Henry Ruggs III
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Henry Ruggs III represents one of three wide receiver options for the New York Jets at No. 11, but is his speed worth the risk?

Jerry Jeudy, CeeDee Lamb and Henry Ruggs III are most likely the three wide receiver options for the New York Jets at No. 11. Each brings specific strengths and weaknesses to the table. For Ruggs, it’s that scary straight-line speed.

His 4.27 forty-yard time coupled with his size shocks the senses at times and is oftentimes too much for some general managers to ignore, even this high in the draft.

Today, Blewett’s Blitz breaks down Henry Ruggs III and asks the question, “Is his top-line speed worth the risk at No. 11?”

***The clips come first with Blewett’s text analysis to follow. Only SUBSCRIBERS can view the entire article. 

***The FULL film breakdown in video form can be found at the bottom of this article (subscribers only) or on the Blewett’s Blitz homepage. A free preview can be found at the YouTube and Podcast episodes.

Ruggs (top) releases off of the line with a quick foot fire, stabs outside paired with a head fake. Ruggs breaks back on the curl/stop (goes out of frame) and makes the catch. He runs past the first defensive back, sees the second and alters his speed (raises left knee), which makes the DB change his angle. Ruggs then runs past him for the touchdown.

Ruggs (bottom in motion) gets tighter to the box as he wants to create room on the outward-breaking route. Ruggs stems inside as the corner opens his hips inside and is playing high overtop.

Ruggs makes a rounded break on his out, runs into contact without defeating the arms of the cornerback, which shuts down his route. Ruggs needs to do more here to open his outward break.

Ruggs (top) runs his feet at the snap but doesn’t do much to threaten the quarterback, forcing him to angle his hips off or get onto his heels. Ruggs bows his route out wide squeezing himself close to the sideline.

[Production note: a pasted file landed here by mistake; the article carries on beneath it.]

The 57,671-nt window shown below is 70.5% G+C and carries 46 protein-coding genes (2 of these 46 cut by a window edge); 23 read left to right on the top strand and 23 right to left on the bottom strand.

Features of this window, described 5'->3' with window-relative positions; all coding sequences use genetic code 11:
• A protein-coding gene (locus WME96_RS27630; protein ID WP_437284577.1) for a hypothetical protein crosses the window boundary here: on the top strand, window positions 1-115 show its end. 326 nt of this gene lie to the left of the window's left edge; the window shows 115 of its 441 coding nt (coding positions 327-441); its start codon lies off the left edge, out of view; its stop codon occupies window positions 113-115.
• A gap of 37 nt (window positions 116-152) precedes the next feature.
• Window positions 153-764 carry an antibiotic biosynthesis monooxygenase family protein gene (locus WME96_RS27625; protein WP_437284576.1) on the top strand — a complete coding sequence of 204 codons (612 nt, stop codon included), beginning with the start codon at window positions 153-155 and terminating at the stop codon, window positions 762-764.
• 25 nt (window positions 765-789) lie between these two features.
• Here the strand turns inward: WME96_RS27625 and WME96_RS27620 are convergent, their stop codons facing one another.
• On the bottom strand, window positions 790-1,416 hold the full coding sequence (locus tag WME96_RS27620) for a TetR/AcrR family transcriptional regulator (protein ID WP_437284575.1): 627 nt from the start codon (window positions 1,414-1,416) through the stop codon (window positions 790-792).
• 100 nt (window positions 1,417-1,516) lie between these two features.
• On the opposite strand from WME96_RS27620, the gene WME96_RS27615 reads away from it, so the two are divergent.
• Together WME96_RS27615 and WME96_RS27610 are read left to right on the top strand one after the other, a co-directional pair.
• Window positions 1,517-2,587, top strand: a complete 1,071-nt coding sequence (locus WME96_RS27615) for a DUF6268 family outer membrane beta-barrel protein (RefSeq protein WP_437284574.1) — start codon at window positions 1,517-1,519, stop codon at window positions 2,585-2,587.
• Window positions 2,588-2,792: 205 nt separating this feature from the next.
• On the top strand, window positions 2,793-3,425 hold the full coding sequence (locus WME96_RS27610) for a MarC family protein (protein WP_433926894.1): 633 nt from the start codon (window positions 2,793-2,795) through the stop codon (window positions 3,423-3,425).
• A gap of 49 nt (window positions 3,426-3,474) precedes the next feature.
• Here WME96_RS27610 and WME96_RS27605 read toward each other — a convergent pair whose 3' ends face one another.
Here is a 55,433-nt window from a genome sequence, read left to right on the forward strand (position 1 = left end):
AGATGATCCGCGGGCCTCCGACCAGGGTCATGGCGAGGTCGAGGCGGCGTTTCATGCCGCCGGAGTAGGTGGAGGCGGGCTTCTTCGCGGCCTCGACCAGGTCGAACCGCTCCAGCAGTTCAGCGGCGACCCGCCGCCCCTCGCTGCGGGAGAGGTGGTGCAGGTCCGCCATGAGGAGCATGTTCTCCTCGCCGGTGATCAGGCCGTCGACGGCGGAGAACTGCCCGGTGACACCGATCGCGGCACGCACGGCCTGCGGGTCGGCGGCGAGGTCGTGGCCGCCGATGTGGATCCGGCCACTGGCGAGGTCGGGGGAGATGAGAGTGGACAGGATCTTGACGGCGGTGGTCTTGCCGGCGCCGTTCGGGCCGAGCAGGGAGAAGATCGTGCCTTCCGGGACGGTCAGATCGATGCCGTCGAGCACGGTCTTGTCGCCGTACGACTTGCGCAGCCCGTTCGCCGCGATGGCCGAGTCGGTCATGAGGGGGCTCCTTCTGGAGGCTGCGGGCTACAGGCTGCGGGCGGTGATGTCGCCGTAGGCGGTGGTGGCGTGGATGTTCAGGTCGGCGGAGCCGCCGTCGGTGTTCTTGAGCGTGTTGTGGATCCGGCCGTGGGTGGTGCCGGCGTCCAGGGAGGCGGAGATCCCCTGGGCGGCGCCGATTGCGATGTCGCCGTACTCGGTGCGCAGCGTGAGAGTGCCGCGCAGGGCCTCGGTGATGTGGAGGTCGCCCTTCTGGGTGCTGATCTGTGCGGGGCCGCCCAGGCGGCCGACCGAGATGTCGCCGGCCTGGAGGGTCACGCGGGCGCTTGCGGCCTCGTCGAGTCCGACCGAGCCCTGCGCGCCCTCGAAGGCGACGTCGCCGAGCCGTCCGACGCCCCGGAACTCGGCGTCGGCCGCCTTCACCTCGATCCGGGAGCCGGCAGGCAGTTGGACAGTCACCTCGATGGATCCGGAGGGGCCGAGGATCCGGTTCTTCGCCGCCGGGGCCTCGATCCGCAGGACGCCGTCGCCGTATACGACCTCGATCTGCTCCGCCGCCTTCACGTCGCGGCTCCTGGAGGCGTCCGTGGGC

The QB looks to hit Ruggs on the back shoulder; Ruggs looks to use a “push by” as he breaks back to the ball. He creates room and is able to bring the ball in while staying in bounds.

Ruggs (top) uses a “split release” to not close ground/assess the CB in press. Ruggs drops his hips but doesn’t do much to threaten the CB with his feet/hips and the CB is able to stay over the top. Ruggs and the QB have good timing as the QB throws it short, Ruggs breaks to the ball with the “push by,” then picks up some YAC (yards after catch).

Ruggs skips off the line to close ground on the CB and then crosses him over which angles to CB hips off outside. Ruggs breaks inside while punching over the inside arm of the CB to win the outside. Not sure how the concept/route was designed but would like to see Ruggs get depth here.

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You may know Joe Blewett from his wildly-popular film breakdowns and podcasts on websites including Turn on the Jets and Jet Nation. His ability to analyze film is second to none. From a player on the field in high school (FS/CB/WR/RB) to working with former NFL players including Marcus Coleman and Erik McMillan, as well as many hours of studying, Joe brings a rare level of expertise to his content. Joe is currently hosting Blewett’s Blitz, bringing player and game film breakdowns and podcasts (video and audio). Email: joe.blewett[at]jetsxfactor.com
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